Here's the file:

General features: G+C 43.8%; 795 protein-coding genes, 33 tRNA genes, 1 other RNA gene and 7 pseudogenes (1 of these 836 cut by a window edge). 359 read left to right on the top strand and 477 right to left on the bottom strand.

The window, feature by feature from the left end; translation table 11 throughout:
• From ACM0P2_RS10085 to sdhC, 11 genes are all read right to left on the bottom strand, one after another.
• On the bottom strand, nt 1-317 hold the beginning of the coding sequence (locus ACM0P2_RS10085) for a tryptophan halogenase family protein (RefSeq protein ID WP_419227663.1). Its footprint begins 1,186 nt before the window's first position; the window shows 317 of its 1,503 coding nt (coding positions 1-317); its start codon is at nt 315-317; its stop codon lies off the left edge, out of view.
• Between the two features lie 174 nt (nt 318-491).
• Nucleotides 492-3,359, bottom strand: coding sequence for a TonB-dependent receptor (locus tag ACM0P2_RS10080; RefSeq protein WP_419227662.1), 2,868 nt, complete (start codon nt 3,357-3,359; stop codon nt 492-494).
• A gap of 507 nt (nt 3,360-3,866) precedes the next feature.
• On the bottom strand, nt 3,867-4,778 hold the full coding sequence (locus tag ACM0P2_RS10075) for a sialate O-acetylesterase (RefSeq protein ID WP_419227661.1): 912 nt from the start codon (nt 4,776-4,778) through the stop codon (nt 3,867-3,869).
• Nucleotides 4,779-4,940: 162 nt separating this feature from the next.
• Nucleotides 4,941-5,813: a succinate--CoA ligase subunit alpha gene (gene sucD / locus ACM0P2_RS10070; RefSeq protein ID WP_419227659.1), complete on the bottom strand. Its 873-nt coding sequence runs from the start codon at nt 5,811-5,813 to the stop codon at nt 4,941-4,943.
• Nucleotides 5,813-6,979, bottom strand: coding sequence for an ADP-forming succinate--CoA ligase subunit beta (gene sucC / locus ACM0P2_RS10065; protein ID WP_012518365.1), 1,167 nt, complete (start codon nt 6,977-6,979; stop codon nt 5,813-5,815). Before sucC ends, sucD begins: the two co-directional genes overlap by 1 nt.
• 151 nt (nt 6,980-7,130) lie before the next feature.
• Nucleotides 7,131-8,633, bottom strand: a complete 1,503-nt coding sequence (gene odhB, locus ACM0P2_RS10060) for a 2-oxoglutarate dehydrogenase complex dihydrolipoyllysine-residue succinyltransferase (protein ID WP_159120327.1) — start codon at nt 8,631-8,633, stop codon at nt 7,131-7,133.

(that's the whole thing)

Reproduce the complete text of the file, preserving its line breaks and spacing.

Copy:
General features: G+C 43.8%; 795 protein-coding genes, 33 tRNA genes, 1 other RNA gene and 7 pseudogenes (1 of these 836 cut by a window edge). 359 read left to right on the top strand and 477 right to left on the bottom strand.

The window, feature by feature from the left end; translation table 11 throughout:
• From ACM0P2_RS10085 to sdhC, 11 genes are all read right to left on the bottom strand, one after another.
• On the bottom strand, nt 1-317 hold the beginning of the coding sequence (locus ACM0P2_RS10085) for a tryptophan halogenase family protein (RefSeq protein ID WP_419227663.1). Its footprint begins 1,186 nt before the window's first position; the window shows 317 of its 1,503 coding nt (coding positions 1-317); its start codon is at nt 315-317; its stop codon lies off the left edge, out of view.
• Between the two features lie 174 nt (nt 318-491).
• Nucleotides 492-3,359, bottom strand: coding sequence for a TonB-dependent receptor (locus tag ACM0P2_RS10080; RefSeq protein WP_419227662.1), 2,868 nt, complete (start codon nt 3,357-3,359; stop codon nt 492-494).
• A gap of 507 nt (nt 3,360-3,866) precedes the next feature.
• On the bottom strand, nt 3,867-4,778 hold the full coding sequence (locus tag ACM0P2_RS10075) for a sialate O-acetylesterase (RefSeq protein ID WP_419227661.1): 912 nt from the start codon (nt 4,776-4,778) through the stop codon (nt 3,867-3,869).
• Nucleotides 4,779-4,940: 162 nt separating this feature from the next.
• Nucleotides 4,941-5,813: a succinate--CoA ligase subunit alpha gene (gene sucD / locus ACM0P2_RS10070; RefSeq protein ID WP_419227659.1), complete on the bottom strand. Its 873-nt coding sequence runs from the start codon at nt 5,811-5,813 to the stop codon at nt 4,941-4,943.
• Nucleotides 5,813-6,979, bottom strand: coding sequence for an ADP-forming succinate--CoA ligase subunit beta (gene sucC / locus ACM0P2_RS10065; protein ID WP_012518365.1), 1,167 nt, complete (start codon nt 6,977-6,979; stop codon nt 5,813-5,815). Before sucC ends, sucD begins: the two co-directional genes overlap by 1 nt.
• 151 nt (nt 6,980-7,130) lie before the next feature.
• Nucleotides 7,131-8,633, bottom strand: a complete 1,503-nt coding sequence (gene odhB, locus ACM0P2_RS10060) for a 2-oxoglutarate dehydrogenase complex dihydrolipoyllysine-residue succinyltransferase (protein ID WP_159120327.1) — start codon at nt 8,631-8,633, stop codon at nt 7,131-7,133.